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Aspirin or anticoagulant in nonvalvular AF

Nonvalvular atrial fibrillation increases the risk of stroke by about four times. The issue is not so much whether to do anything, but rather what to do. Should treatment be with oral anticoagulants like warfarin, or with aspirin? Use of warfarin implies intermittent measurement of INR, and perhaps an increased risk of bleeding.

A number of reviews have addressed this, and generally they conclude that warfarin is more effective. A new meta-analysis has gone a step further, and obtained information on each individual patient [1].


There were six randomised trials with 4,052 patients. Patients were assigned to full-dose oral anticoagulant (target INR 2.5-4.0), or aspirin (75-325 mg/day) and (in some patients) low dose warfarin (median 2.0 mg/day). Low dose warfarin patients were included because there was no difference between them and because including such patients would be likely to minimise differences between treatments.

Patients were stratified according to risk of stroke:
Six outcomes were sought:
Baseline features for each individual patient were provided by investigators. These included previous stroke or transient ischaemic attack, hypertension, congestive heart failure, diabetes and coronary artery disease. Mean follow up was for 1.9 years. Strokes were assessed by neuroimaging in 97% of cases.


Oral anticoagulant was given to 1,939 patients and aspirin with or without low dose anticoagulant in 2,113. The groups were well matched at baseline after pooling data from six studies. Their mean age was 72 years and 60% were men. There was a high risk of stroke in 65%, moderate risk in 27% and low risk in 8%.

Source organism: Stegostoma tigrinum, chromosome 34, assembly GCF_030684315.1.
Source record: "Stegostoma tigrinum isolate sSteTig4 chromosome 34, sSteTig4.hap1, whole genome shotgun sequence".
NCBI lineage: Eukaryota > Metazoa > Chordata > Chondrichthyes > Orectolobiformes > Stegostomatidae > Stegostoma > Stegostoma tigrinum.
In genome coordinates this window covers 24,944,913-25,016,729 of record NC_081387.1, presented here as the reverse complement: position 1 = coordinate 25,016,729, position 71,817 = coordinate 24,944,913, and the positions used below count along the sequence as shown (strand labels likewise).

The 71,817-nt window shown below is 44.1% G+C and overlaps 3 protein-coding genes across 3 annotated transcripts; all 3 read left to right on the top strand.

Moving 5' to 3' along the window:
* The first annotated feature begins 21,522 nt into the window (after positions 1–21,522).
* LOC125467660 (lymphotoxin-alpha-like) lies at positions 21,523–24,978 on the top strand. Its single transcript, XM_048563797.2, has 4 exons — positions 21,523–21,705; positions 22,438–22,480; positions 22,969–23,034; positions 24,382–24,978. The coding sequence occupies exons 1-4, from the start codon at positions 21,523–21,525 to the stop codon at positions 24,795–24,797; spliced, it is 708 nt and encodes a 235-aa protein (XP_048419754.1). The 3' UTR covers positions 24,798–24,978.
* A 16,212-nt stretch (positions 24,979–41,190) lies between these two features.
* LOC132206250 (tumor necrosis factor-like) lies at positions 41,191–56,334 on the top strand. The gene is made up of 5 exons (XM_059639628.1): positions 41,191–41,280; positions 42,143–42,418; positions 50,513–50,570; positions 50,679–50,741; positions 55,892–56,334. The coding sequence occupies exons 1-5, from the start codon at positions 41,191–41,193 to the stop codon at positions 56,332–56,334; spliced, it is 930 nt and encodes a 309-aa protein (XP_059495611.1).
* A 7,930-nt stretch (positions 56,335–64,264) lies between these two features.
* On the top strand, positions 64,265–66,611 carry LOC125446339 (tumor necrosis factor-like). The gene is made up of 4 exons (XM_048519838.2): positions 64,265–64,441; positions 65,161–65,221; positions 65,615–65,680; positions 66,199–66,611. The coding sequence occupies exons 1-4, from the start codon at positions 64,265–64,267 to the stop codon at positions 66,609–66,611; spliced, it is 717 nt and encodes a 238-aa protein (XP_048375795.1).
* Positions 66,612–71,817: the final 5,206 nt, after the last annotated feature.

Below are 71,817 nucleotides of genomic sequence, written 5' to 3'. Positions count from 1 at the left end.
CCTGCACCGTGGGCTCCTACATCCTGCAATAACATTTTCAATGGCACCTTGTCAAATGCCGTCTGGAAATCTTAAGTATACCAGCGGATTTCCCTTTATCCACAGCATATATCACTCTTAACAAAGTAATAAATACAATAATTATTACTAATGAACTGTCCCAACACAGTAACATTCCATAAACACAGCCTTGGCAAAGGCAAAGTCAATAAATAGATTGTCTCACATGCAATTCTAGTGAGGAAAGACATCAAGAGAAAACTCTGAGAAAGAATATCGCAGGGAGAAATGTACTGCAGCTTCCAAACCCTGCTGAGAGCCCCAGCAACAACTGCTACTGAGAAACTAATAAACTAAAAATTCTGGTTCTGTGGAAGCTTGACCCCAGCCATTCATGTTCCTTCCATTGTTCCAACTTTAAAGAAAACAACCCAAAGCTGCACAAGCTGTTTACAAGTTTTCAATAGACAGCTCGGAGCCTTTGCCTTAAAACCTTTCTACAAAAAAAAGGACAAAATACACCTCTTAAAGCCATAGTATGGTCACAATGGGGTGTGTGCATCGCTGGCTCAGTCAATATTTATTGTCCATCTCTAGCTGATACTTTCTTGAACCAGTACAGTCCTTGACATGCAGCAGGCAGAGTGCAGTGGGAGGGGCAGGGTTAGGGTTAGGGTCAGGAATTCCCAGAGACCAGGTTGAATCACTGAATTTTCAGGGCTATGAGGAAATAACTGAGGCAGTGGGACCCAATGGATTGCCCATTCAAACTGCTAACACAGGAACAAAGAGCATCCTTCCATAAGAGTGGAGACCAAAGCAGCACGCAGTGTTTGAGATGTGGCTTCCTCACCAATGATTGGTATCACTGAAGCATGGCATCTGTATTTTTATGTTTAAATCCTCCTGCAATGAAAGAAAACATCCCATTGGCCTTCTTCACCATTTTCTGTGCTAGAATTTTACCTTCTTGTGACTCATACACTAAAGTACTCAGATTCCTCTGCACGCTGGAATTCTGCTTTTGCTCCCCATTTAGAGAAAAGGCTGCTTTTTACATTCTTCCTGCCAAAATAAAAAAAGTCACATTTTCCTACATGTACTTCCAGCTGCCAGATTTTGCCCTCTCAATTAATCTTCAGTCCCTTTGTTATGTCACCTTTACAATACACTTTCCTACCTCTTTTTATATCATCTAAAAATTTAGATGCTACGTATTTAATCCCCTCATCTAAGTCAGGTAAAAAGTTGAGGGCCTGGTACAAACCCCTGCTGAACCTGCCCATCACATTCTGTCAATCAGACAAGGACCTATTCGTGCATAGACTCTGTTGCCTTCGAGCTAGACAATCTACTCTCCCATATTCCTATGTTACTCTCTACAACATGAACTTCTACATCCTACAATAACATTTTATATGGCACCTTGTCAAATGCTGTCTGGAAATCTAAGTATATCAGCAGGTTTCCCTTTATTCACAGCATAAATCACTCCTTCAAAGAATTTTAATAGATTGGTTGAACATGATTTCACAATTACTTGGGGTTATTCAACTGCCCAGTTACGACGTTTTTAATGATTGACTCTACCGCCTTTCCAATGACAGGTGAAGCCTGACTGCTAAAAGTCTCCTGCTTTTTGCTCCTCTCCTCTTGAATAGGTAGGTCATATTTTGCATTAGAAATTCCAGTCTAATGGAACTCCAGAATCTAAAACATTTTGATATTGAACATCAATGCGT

The main results are shown in Table 1. Oral anticoagulants were associated with reduced rates of all strokes, ischaemic strokes and cardiovascular events compared with aspirin. There was a significantly increased rate of major bleeding.

Table 1: Outcomes in trials of aspirin versus oral anticoagulant for AF.

Hazard ratios below 1 favour oral anticoagulant


Events/100 patient-years



Oral anticoagulant


Hazard ratio
(95% CI)

All stroke 2.4 4.5 0.6 (0.4 to 0.7)
Ischaemic stroke 2.0 4.3 0.5 (0.4 to 0.6)
Haemorrhagic stroke 0.5 0.3 1.8 (0.9 to 3.9)
All cardiovascular events 5.5 7.8 0.7 (0.6 to 0.9)
Myocardial infarction 0.7 1.0 0.6 (0.4 to 1.0)
Systemic emboli 0.2 0.3 0.7 (0.3 to 1.7)
Vascular death 3.1 3.2 1.0 (0.8 to 1.2)
Major bleeding 2.2 1.3 1.7 (1.2 to 2.4)
Lethal bleeding 0.4 0.2 2.2 (0.9 to 5.3)
All-cause death 4.9 5.2 0.9 (0.8 to 1.1)
Rows in bold show significant differences

Across different subgoups the lower rate of ischaemic stroke and higher rate of major bleeds was consistent (age more or less than 75 years, men versus women, prior stroke or transient ischaemic attack, presence or absence of hypertension, congestive heart failure, diabetes, and different stroke risk).

Treating 1000 patients for one year with oral anticoagulants rather than aspirin would prevent 23 ischaemic strokes while causing nine additional major bleeding episodes.


This is a thorough review, and unless or until new trials are undertaken, it is likely to be the last and best word. The authors go to some length to explain any differences between this and previous meta-analyses, especially some differences in trial inclusion. Because of availability of data at the level of the individual patient rather than from published reports, several more trials could be included in the analysis.

They also explore how acceptable the magnitude of the effect might be to patients. They review studies that have looked at how patients view stroke. Patients have a strong aversion to stroke (the think it almost as bad as death), and would be willing to take warfarin even if the absolute risk reduction was 1% per year. Oral anticoagulants hit that 1% target.

A particular strength of the paper is that it is written to be read by people, not computers. A must-read paper.


  1. C van Walraven et al. Oral anticoagulants vs aspirin in nonvalvular atrial fibrillation. An individual patient meta-analysis. JAMA 2002 288: 2441-2448.
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